Taste buds identify five different tastes: sweet, sour, bitter, salty and umami, which means pleasant savory taste and was named by the Japanese scientist who identified it in 1908. All babies have a strong preference for sweet foods — give them sugar water and they will smile and stick out their tongue.
“In fact, babies like it even before they’re born,” Hayes says. “Babies in the womb will make sucking motions when saccharine is injected into amniotic fluid.”
On the other hand, babies show distinct displeasure if offered bitter substances. This is a self-protection tactic. Sweet breast milk is filled with caloric goodness while bitter tastes may indicate toxins.
The intensely strong preference for sweet tastes gradually decreases as we grow, in part because we have fewer taste buds as we age. On average, children have about 10,000 taste buds — twice as many as adults.
The Bitter Gene Effect
Scientists have also identified some of the genes associated with tasting. One of these, the TAS2R38 gene, discovered in 2003, has been shown to be associated with our perception of bitterness. If your TAS2R38 gene is highly functional, you will have a stronger reaction to bitter foods, while someone who has a low functioning TAS2R38 gene might not notice bitterness at all.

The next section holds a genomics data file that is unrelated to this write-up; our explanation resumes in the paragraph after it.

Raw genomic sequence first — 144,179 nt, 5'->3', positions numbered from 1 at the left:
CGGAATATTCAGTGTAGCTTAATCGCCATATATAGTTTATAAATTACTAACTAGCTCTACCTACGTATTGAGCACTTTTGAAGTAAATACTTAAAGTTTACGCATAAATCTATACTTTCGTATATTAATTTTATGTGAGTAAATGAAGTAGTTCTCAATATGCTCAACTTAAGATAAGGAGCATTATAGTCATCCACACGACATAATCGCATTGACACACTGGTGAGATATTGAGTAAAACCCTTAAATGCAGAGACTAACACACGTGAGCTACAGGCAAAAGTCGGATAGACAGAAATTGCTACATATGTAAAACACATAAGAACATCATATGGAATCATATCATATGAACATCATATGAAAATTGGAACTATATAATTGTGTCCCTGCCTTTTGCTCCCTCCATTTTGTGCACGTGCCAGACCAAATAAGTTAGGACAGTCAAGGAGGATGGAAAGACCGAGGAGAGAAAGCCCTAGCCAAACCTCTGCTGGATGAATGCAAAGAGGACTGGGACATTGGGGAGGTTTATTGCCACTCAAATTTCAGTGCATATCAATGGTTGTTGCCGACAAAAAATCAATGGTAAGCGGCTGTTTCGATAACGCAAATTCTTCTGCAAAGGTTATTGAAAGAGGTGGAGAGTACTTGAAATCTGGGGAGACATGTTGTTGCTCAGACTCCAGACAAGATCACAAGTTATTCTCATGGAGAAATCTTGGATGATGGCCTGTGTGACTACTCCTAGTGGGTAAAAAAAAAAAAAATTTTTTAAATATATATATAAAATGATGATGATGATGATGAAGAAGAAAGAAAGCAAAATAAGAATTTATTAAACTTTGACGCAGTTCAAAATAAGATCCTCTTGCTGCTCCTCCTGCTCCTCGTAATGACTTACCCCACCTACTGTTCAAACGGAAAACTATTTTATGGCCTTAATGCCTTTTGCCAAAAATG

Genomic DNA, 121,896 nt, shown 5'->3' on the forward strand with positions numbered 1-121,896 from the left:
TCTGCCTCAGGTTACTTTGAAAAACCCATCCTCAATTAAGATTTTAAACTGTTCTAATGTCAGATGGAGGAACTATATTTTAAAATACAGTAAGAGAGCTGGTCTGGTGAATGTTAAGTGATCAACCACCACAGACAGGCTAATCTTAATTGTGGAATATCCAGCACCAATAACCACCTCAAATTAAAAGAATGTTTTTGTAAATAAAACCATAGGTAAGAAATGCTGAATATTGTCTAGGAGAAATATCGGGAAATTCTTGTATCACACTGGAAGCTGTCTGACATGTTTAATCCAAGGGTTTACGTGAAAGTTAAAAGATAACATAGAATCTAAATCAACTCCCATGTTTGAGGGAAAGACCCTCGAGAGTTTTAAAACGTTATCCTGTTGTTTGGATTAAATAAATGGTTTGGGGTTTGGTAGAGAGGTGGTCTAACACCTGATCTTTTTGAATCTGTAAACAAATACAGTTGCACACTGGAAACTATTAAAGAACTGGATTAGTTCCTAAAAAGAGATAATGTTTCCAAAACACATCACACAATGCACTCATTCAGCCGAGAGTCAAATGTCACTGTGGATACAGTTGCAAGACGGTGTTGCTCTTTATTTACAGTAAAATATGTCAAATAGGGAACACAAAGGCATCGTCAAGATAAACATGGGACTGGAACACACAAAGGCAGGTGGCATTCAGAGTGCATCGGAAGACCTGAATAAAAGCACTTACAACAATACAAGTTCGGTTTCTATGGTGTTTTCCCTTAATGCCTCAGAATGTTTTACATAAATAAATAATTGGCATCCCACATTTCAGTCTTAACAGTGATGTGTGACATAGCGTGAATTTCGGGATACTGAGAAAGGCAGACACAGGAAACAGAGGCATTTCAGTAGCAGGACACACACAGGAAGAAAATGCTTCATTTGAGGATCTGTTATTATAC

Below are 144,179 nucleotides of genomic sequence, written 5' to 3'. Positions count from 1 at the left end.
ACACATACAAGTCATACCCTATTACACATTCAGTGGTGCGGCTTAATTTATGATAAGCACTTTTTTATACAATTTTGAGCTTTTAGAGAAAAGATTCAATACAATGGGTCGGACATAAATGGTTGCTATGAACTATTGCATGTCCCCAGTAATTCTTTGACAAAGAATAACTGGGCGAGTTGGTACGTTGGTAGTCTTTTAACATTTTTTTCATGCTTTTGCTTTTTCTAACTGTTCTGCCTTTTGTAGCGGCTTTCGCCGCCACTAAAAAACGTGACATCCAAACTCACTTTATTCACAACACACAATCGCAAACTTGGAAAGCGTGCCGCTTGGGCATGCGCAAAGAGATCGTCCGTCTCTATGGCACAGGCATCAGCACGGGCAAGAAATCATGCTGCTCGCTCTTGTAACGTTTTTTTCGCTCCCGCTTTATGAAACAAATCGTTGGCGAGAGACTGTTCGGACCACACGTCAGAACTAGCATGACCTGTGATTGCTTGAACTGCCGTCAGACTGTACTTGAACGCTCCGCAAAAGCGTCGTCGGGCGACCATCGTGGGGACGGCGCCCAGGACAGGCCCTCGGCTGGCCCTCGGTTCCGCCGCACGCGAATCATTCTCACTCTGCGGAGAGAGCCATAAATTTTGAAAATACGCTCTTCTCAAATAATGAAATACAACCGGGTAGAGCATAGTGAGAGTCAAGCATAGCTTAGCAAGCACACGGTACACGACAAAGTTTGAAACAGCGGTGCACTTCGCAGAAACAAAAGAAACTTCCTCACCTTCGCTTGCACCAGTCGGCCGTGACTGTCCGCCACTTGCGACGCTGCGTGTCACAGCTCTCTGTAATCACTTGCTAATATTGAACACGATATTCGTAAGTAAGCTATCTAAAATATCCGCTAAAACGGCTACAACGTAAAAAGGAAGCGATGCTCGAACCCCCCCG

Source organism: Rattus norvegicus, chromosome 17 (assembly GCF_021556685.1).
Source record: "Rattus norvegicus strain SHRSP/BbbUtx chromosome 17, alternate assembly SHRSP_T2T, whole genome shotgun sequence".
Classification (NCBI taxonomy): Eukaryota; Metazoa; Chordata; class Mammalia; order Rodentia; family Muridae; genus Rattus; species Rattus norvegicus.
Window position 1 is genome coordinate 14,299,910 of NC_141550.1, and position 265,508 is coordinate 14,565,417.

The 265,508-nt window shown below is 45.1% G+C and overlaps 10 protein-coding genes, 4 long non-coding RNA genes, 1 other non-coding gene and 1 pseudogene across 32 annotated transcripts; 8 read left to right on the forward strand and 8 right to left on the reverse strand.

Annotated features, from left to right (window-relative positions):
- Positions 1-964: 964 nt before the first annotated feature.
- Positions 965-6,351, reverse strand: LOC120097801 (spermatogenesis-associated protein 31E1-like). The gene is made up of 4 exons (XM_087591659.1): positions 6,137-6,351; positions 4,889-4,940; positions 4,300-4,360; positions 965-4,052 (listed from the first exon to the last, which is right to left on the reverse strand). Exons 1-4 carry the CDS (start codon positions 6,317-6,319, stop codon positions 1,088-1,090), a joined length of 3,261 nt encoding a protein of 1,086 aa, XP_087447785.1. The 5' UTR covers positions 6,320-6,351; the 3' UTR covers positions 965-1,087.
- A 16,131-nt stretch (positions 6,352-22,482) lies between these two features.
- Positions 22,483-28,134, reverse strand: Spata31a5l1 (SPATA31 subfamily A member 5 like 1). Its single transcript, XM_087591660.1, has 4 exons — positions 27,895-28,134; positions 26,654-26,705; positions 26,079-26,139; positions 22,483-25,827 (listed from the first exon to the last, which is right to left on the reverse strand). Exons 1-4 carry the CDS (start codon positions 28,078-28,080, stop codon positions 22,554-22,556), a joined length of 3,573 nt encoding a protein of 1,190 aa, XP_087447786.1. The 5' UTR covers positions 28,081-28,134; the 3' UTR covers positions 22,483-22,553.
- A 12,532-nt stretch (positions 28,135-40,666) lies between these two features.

According to the Genetic Science Learning Center at the University of Utah, TAS2R8 has two common alleles and at least five rare alleles. (Alleles are alternative forms of a gene.) The TAS2R8 gene’s two most common alleles are for tasting and nontasting. The tasting form is mostly dominant over the nontasting form. Since all people have two copies of every gene, combinations of the TAS2R8 gene variants determine whether someone tastes bitter foods intensely.
Lots of Taste Buds + Bitter Gene = Supertaster